• Monday.com 
    • Productboard 
    • Roadmunk 
    • Trello 
    • StoriesOnBoard and more 

    Types of audience for a product roadmap

    Your roadmap is a mirror to your project and sharing it will help you maintain transparency and trust with all those involved in the project. You will have to share your roadmap with several people including:

    • Management or leadership: 

    The C-suite of your company may want to know how the project you build aligns to the goals and business objectives of the organization.  

    • Engineering team: 

    The roadmap is a bible for the engineering team as they will know the scope, goal and shape the project needs to take based on the product roadmap. They will know how to go about the development by understanding the releases, features and requirements outlined in the product roadmap.  

    • Marketing team:

    The marketing team will use the product roadmap to understand the product strategy and goals along with the benefits that each release or feature will bring to the customer.  

    • Sales team:

    The sales team must sell the product, which is why they would need to know the benefits the product will bring into the customers. The product roadmap will be referenced by them for this purpose.

    The importance of tailoring your roadmap to the right audience

    You can have different views for your roadmap based on who you are going to show it to and what information you want to communicate. Your audience is primarily of two types: 

    • Internal: Members who are part of your team and organization including team members, executives, sales team etc. Each team should be given a roadmap that is specific to their requirements. The executive or managerial team for example would need data that is more strategic and to know how the product aligns with the organizational objectives. The product roadmap for the sales team would concentrate on the product value; that will help the sales team understand the value the product will bring in for the user. The development team would see a roadmap that shows them key technical aspects and deadlines for these. 
    • External: members who are not part of the internal team such as customers, investors etc form the external members. The product roadmap shown to external customers often does not include information such as deadlines or any internal process flows. It concentrates more on the advantages that the product would give the end-user. It is less strategic and more visually appealing and easy to understand.

    Product roadmap types and examples

    There are several types of roadmaps that are used for different projects. These roadmaps may be tailored in terms of looks and content to suit the needs of your project. Some common product roadmap types are: 

    • Strategic roadmap: 

    As the name suggests, this roadmap communicates the strategy and the long-term initiatives that align to the organizational mission. This roadmap focuses on long term objectives, timelines and deadlines.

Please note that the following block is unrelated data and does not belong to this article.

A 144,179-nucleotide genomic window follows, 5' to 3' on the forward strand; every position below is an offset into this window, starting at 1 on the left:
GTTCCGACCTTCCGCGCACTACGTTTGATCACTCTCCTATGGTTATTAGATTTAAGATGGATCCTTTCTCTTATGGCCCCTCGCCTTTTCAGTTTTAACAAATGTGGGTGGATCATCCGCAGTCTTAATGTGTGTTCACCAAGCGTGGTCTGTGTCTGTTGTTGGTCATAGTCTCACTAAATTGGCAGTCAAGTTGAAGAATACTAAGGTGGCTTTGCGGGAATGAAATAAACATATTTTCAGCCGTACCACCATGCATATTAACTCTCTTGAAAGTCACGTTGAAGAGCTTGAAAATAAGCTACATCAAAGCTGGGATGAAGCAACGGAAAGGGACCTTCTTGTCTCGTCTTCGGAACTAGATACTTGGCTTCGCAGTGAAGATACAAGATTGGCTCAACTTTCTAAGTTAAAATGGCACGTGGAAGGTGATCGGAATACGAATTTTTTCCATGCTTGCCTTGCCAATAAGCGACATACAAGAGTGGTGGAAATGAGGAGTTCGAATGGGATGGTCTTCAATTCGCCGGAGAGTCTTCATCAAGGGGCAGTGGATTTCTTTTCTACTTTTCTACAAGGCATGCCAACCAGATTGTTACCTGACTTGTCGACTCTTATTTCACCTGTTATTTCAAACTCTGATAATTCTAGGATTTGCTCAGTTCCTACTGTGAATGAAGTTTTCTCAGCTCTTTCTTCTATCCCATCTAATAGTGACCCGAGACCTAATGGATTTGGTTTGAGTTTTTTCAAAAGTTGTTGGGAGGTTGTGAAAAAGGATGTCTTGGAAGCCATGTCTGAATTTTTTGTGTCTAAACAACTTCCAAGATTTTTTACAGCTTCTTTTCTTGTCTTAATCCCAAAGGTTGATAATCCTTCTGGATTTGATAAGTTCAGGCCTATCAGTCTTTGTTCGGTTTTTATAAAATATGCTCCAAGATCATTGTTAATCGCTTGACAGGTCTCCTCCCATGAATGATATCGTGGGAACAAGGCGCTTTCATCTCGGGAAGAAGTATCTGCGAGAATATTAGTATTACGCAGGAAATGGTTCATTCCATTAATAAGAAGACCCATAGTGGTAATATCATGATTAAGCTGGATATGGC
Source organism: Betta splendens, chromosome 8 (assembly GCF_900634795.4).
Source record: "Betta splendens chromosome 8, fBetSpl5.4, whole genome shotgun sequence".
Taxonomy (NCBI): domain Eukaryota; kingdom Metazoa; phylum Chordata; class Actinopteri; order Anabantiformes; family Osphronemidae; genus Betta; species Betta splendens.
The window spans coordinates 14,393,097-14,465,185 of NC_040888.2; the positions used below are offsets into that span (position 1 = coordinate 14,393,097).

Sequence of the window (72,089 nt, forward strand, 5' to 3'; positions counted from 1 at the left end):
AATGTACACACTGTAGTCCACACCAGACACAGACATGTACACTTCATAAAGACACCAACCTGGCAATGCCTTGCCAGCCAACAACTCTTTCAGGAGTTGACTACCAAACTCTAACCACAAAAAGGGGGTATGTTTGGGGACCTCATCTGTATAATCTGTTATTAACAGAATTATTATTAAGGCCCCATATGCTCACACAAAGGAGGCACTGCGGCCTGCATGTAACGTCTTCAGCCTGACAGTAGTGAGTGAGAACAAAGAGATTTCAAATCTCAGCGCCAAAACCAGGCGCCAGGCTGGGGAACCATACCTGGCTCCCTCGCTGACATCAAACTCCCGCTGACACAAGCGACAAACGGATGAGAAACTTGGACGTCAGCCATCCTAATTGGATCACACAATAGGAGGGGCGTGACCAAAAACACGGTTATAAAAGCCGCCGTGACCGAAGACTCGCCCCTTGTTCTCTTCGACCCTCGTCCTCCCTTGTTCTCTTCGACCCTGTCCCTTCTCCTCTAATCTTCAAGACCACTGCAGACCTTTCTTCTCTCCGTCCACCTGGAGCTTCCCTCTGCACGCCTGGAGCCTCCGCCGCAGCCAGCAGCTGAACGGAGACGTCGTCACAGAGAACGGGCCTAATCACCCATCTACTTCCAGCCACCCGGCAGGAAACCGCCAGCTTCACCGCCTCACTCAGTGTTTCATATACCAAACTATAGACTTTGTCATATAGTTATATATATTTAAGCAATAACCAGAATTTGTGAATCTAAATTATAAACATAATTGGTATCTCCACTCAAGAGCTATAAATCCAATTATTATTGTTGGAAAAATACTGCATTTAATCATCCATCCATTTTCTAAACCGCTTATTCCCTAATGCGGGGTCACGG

Strategic roadmap

    • Now-next-later roadmap:

     As the name suggests, this approach breaks down the roadmap into three parts. Now-which lists the initiatives that are being worked on now; Next-that lists the initiatives that will be taken up next and finally Later that lists the initiatives that will be tackled at a later stage. This product map gives the stakeholders and the team a bird’s eye view of the roadmap and makes it easier to suggest changes or differentiate priorities.

    Now-next-later roadmap

    • Kanban roadmap

    This is an excellent roadmap for development teams who want to communicate their plans without committing to exact timelines or dates. It helps teams to group activities into buckets such as what is in the backlog, what is planned and what is in progress. 

    Kanban roadmap


    • Release plan roadmap

    This is typically used as an external roadmap for customers and stakeholders. It displays initiatives such as planned releases etc and does not have much technical detail.

    Release plan roadmap

    Source: productboard.com

    • Agile/Sprint Roadmap Example  

    Agile is all about flexibility, better responses to customer requirements and fast releases. Agile projects can benefit a lot from creating a product roadmap that communicates the long-term objectives of the project and helps establish a balance between short term and long-term goals. The agile roadmap is a great tool for providing direction to the team to carry out their everyday tasks. There are several tools available to create product plans for agile teams that help promote agility and implement agile values.  

    Agile/Sprint Roadmap

    Source: Atlassian.com

    This is an example of an Agile product roadmap for an Agile product team. The initiatives are in blue, and timelines are indicated by the milestone-markers in red. 


    The Product roadmap is crucial not just in understanding long term goals and objectives but also to set context to everyday tasks and make sure that the product is responsive to competition and changing business requirements. The product roadmap works across industries, organizations and teams and is a must for projects of any size. It’s a tool that can be utilised by product owners and the product development team to ensure successful projects and value delivery.  


    Lindy Quick

    Blog Author

    Lindy Quick, SPCT, is a dynamic Transformation Architect and Senior Business Agility Consultant with a proven track record of success in driving agile transformations. With expertise in multiple agile frameworks, including SAFe, Scrum, and Kanban, Lindy has led impactful transformations across diverse industries such as manufacturing, defense, insurance/financial, and federal government. Lindy's exceptional communication, leadership, and problem-solving skills have earned her a reputation as a trusted advisor. Currently associated with KnowledgeHut and upGrad, Lindy fosters Lean-Agile principles and mindset through coaching, training, and successful execution of transformations. With a passion for effective value delivery, Lindy is a sought-after expert in the field.